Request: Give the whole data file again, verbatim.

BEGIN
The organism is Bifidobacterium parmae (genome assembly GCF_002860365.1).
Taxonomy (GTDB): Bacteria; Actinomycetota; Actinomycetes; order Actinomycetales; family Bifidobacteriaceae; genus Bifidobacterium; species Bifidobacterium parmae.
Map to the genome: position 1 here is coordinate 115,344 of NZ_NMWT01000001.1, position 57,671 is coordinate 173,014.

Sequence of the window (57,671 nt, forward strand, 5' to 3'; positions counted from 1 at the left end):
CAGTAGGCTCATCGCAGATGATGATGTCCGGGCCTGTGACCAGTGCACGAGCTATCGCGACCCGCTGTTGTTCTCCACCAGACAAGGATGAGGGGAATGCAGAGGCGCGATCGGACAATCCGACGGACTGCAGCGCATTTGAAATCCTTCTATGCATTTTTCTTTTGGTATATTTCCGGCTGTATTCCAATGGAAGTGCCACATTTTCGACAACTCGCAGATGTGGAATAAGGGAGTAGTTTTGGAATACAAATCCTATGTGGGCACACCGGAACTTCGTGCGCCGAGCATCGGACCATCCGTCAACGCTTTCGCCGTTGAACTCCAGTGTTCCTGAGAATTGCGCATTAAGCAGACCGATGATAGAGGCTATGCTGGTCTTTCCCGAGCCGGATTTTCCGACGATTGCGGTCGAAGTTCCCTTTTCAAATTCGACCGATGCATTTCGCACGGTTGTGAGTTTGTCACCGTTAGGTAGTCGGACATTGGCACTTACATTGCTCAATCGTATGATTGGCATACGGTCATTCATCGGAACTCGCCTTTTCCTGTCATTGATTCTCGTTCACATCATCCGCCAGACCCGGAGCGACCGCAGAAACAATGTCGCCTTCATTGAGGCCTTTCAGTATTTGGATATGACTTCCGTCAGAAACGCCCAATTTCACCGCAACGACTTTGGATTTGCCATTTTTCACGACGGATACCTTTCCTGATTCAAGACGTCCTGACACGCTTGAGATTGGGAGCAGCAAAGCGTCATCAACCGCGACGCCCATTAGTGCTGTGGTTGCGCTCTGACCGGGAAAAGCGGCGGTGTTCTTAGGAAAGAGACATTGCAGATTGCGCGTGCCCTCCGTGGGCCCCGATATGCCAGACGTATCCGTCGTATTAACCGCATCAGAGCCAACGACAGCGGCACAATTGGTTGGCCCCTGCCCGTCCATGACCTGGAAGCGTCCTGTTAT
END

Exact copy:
The organism is Bifidobacterium parmae (genome assembly GCF_002860365.1).
Taxonomy (GTDB): Bacteria; Actinomycetota; Actinomycetes; order Actinomycetales; family Bifidobacteriaceae; genus Bifidobacterium; species Bifidobacterium parmae.
Map to the genome: position 1 here is coordinate 115,344 of NZ_NMWT01000001.1, position 57,671 is coordinate 173,014.

Sequence of the window (57,671 nt, forward strand, 5' to 3'; positions counted from 1 at the left end):
CAGTAGGCTCATCGCAGATGATGATGTCCGGGCCTGTGACCAGTGCACGAGCTATCGCGACCCGCTGTTGTTCTCCACCAGACAAGGATGAGGGGAATGCAGAGGCGCGATCGGACAATCCGACGGACTGCAGCGCATTTGAAATCCTTCTATGCATTTTTCTTTTGGTATATTTCCGGCTGTATTCCAATGGAAGTGCCACATTTTCGACAACTCGCAGATGTGGAATAAGGGAGTAGTTTTGGAATACAAATCCTATGTGGGCACACCGGAACTTCGTGCGCCGAGCATCGGACCATCCGTCAACGCTTTCGCCGTTGAACTCCAGTGTTCCTGAGAATTGCGCATTAAGCAGACCGATGATAGAGGCTATGCTGGTCTTTCCCGAGCCGGATTTTCCGACGATTGCGGTCGAAGTTCCCTTTTCAAATTCGACCGATGCATTTCGCACGGTTGTGAGTTTGTCACCGTTAGGTAGTCGGACATTGGCACTTACATTGCTCAATCGTATGATTGGCATACGGTCATTCATCGGAACTCGCCTTTTCCTGTCATTGATTCTCGTTCACATCATCCGCCAGACCCGGAGCGACCGCAGAAACAATGTCGCCTTCATTGAGGCCTTTCAGTATTTGGATATGACTTCCGTCAGAAACGCCCAATTTCACCGCAACGACTTTGGATTTGCCATTTTTCACGACGGATACCTTTCCTGATTCAAGACGTCCTGACACGCTTGAGATTGGGAGCAGCAAAGCGTCATCAACCGCGACGCCCATTAGTGCTGTGGTTGCGCTCTGACCGGGAAAAGCGGCGGTGTTCTTAGGAAAGAGACATTGCAGATTGCGCGTGCCCTCCGTGGGCCCCGATATGCCAGACGTATCCGTCGTATTAACCGCATCAGAGCCAACGACAGCGGCACAATTGGTTGGCCCCTGCCCGTCCATGACCTGGAAGCGTCCTGTTAT